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household occupations as their bare poverty yielded,
from their children, from their aged and their
sick crouching on the bare ground famished
and naked, they ran out with streaming hair,
urging one another, and themselves, to madness
with the wildest cries and actions. Villain
Foulon taken, my sister! Old Foulon taken, my
mother! Miscreant Foulon taken, my daughter!
Then, a score of others ran into the midst of
these, beating their breasts, tearing their hair,
and screaming, Foulon alive! Foulon who told the
starving people they might eat grass! Foulon who
told my old father that he might eat grass, when
I had no bread to give him! Foulon who told
my baby it might suck grass, when these breasts
were dry with want! mother of God, this
Foulon! Heaven, our suffering! Hear me,
my dead baby and my withered father: I swear
on my knees, on these stones, to avenge you on
Foulon! Husbands, and brothers, and young
men, Give us the blood of Foulon, Give us the
head of Foulon, Give us the heart of Foulon,
Give us the body and soul of Foulon, Rend Foulon
to pieces, and dig him into the ground, that
grass may grow from him! With these cries
numbers of the women, lashed into blind frenzy
whirled about, striking and tearing at their own
friends until they dropped in a passionate swoon
and were only saved by the men belonging to
them from being trampled under foot.

Nevertheless, not a moment was lost; not a
moment! This Foulon was at the Hôtel de
Ville, and might be loosed. Never, if Saint
Antoine knew his own sufferings, insults, and
wrongs! Armed men and women flocked out
of the Quarter so fast, and drew even these last
dregs after them with such a force of suction
that within a quarter of an hour there was not
a human creature in Saint Antoine's bosom but
a few old crones and the wailing children.

No. They were all by that time choking the
Hall of examination where this old man, ugly
and wicked, was, and overflowing into the
adjacent open space and streets. The Defarges,
husband and wife, The Vengeance, and Jacques
Three, were in the first press, and at no great
distance from him in the Hall.

"See!" cried madame, pointing with her
knife. "See the old villain bound with ropes.
That was well done to tie a bunch of grass upon
his back. Ha, ha! That was well done. Let
him eat it now!" Madame put her knife under
her arm, and clapped her hands as at a play.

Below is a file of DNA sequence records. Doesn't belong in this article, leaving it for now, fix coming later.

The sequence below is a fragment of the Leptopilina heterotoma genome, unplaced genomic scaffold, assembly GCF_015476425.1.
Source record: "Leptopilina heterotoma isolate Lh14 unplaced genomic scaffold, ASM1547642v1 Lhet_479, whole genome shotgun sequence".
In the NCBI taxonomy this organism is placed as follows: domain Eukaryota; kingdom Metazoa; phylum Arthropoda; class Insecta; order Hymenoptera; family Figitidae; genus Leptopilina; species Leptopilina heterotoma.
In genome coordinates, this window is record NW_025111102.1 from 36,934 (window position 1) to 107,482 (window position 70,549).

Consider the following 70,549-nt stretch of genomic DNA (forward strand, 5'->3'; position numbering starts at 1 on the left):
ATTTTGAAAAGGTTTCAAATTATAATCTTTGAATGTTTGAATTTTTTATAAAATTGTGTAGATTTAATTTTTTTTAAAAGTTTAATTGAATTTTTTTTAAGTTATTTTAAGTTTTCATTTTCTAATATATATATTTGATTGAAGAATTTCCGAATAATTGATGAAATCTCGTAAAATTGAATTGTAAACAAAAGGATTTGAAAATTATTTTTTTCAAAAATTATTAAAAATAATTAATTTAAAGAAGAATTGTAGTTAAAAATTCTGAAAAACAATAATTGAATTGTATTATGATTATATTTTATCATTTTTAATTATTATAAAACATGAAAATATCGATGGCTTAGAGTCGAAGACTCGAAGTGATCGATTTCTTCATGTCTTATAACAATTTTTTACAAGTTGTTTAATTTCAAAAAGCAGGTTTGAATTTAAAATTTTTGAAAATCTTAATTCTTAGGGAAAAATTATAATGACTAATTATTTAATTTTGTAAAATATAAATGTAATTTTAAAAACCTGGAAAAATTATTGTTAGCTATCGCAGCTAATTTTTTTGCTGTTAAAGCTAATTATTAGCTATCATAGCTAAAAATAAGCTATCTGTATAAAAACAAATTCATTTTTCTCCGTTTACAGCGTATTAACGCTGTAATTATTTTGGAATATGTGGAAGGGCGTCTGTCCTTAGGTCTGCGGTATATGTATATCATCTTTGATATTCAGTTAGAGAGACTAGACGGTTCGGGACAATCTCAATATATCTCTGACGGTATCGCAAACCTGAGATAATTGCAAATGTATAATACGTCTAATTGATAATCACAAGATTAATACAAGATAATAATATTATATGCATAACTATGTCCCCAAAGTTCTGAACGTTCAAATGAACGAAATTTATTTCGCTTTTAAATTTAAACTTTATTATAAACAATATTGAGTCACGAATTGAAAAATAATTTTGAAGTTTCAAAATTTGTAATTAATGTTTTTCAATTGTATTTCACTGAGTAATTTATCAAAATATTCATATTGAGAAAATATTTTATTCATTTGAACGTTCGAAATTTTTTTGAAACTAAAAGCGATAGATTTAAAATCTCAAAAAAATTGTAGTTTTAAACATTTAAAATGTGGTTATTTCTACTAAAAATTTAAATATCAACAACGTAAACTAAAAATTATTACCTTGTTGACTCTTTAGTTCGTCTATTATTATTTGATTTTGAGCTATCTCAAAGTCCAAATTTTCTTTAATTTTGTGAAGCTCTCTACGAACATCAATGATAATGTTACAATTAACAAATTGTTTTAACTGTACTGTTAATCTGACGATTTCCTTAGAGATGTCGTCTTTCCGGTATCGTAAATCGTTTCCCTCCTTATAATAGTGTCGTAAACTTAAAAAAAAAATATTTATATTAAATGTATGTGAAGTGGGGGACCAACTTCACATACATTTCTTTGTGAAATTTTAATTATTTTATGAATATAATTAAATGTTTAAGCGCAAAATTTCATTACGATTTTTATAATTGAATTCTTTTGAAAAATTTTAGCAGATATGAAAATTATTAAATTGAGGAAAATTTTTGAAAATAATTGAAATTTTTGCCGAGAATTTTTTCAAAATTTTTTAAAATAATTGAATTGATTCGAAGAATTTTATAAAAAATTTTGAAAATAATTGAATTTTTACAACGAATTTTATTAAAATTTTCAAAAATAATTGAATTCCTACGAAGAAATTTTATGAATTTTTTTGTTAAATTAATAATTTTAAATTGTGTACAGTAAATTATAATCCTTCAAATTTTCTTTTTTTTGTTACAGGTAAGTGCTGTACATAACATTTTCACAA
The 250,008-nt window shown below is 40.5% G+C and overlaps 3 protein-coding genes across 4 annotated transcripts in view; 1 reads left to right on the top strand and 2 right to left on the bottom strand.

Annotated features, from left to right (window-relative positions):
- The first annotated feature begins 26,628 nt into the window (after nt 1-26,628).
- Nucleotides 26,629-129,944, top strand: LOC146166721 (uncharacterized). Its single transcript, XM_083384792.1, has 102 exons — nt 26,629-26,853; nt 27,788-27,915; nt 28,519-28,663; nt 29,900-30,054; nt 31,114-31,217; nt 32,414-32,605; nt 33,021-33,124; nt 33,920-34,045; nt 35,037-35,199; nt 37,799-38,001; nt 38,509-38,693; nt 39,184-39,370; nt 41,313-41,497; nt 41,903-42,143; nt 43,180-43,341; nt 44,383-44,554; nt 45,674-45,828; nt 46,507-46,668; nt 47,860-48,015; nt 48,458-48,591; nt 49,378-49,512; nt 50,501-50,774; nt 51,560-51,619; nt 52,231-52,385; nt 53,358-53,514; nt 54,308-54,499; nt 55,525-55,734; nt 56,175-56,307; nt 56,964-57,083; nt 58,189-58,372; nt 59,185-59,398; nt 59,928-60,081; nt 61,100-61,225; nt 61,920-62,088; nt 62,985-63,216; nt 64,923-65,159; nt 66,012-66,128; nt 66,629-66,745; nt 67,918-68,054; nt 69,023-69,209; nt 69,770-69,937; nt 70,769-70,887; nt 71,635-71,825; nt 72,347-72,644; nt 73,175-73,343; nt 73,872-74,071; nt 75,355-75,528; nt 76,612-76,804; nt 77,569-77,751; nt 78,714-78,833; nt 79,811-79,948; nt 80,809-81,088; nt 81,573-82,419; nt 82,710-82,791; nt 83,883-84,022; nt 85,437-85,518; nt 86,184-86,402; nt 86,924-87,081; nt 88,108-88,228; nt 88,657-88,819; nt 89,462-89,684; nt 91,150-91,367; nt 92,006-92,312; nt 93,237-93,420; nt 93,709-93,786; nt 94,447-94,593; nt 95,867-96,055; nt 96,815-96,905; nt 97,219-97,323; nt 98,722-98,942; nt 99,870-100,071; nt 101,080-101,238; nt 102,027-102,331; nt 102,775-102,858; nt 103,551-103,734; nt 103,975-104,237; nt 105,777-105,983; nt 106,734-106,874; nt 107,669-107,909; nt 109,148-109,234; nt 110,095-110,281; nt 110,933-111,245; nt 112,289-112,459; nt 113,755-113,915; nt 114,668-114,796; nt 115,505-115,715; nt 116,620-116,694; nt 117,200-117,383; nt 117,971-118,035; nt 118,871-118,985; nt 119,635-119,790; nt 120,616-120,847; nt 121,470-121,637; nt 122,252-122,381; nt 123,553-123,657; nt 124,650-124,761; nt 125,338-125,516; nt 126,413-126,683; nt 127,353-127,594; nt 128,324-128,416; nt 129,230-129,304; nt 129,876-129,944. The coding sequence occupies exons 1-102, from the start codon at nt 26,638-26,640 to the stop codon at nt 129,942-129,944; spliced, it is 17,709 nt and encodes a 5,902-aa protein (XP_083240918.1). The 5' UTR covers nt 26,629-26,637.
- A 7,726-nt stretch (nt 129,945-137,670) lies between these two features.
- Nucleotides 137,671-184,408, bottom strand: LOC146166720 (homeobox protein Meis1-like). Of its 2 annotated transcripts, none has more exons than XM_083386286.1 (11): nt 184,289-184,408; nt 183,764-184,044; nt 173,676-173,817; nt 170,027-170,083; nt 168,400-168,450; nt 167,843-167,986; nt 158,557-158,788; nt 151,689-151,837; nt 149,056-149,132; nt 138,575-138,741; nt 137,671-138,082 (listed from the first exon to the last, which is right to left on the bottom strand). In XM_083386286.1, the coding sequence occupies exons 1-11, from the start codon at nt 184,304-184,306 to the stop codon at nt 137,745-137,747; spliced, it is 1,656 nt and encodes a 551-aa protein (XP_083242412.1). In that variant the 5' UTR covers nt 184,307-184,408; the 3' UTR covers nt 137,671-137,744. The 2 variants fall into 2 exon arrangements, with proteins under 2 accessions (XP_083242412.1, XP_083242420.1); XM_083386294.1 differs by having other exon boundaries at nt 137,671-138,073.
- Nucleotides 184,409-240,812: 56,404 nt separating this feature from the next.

The people immediately behind Madame
Defarge, explaining the cause of her satisfaction to
those behind them, and those again explaining
to others, and those to others, the neighbouring
streets resounded with the clapping of hands.
Similarly, during two or three hours of drawl,
and the winnowing of many bushels of words,
Madame Defarge's frequent expressions of
impatience were taken up, with marvellous
quickness, at a distance: the more readily,
because certain men who had by some wonderful
exercise of agility climbed up the external
architecture to look in from the windows, knew Madame
Defarge well, and acted as a telegraph
between her and the crowd outside the building.

At length, the sun rose so high that it struck
a kindly ray, as of hope or protection, directly
down upon the old prisoner's head. The favour
was too much to bear; in an instant the barrier
of dust and chaff that had stood surprisingly
long, went to the winds, and Saint Antoine had
got him!

It was known directly, to the furthest
confines of the crowd. Defarge had but sprung
over a railing and a table, and folded the miseable
wretch in a deadly embraceMadame
Defarge had but followed and turned her hand
in one of the ropes with which he was tied
The Vengeance and Jacques Three were not yet
up with them, and the men at the windows had
not yet swooped into the Hall, like birds of prey
from their high percheswhen the cry seemed
to go up, all over the city, "Bring him out!
Bring him to the lamp!"

Down, and up, and head foremost on the
steps of the building; now, on his knees;
now, on his feet; now, on his back; dragged,
and struck at, and stifled by the bunches of
grass and straw that were thrust into his
face by hundreds of hands; torn, bruised, panting,
bleeding, yet always entreating and
beseeching for mercy; now, full of vehement
agony of action, with a small clear space about
him as the people drew one another back that
they might see; now, a log of dead wood drawn
through a forest of legs; he was hauled to the
nearest street corner where one of the fatal
lamps swung, and there Madame Defarge let
him goas a cat might have done to a mouse
and silently and composedly looked at him
while they made ready, and while he besought
her: the women passionately screeching at him all
the time, and the men sternly calling out to
have him killed with grass in his mouth. Once,
he went aloft, and the rope broke, and they
caught him shrieking; twice, he went aloft, and
the rope broke, and they caught him shrieking;
then, the rope was merciful and held him, and his
head was soon upon a pike, with grass enough
in the mouth for all Saint Antoine to dance at
the sight of.

Nor was this the end of the day's bad work, for
Saint Antoine so shouted and danced his angry
blood up, that it boiled again, on hearing when
the day closed in that the son-in-law of the
despatched, another of the people's enemies and
insulters, was coming into Paris under a guard
five hundred strong, in cavalry alone. Saint
Antoine wrote his crimes on flaring sheets of
paper, seized himwould have torn him out of
the breast of an army to bear Foulon company
set his head and heart on pikes, and carried
the three spoils of the day, in Wolf-procession
through the streets.

Not before dark night did the men and
women come back to the children, wailing and
breadless. Then, the miserable bakers' shops
were beset by long files of them, patiently waiting
to buy bad bread; and while they waited with
stomachs faint and empty, they beguiled the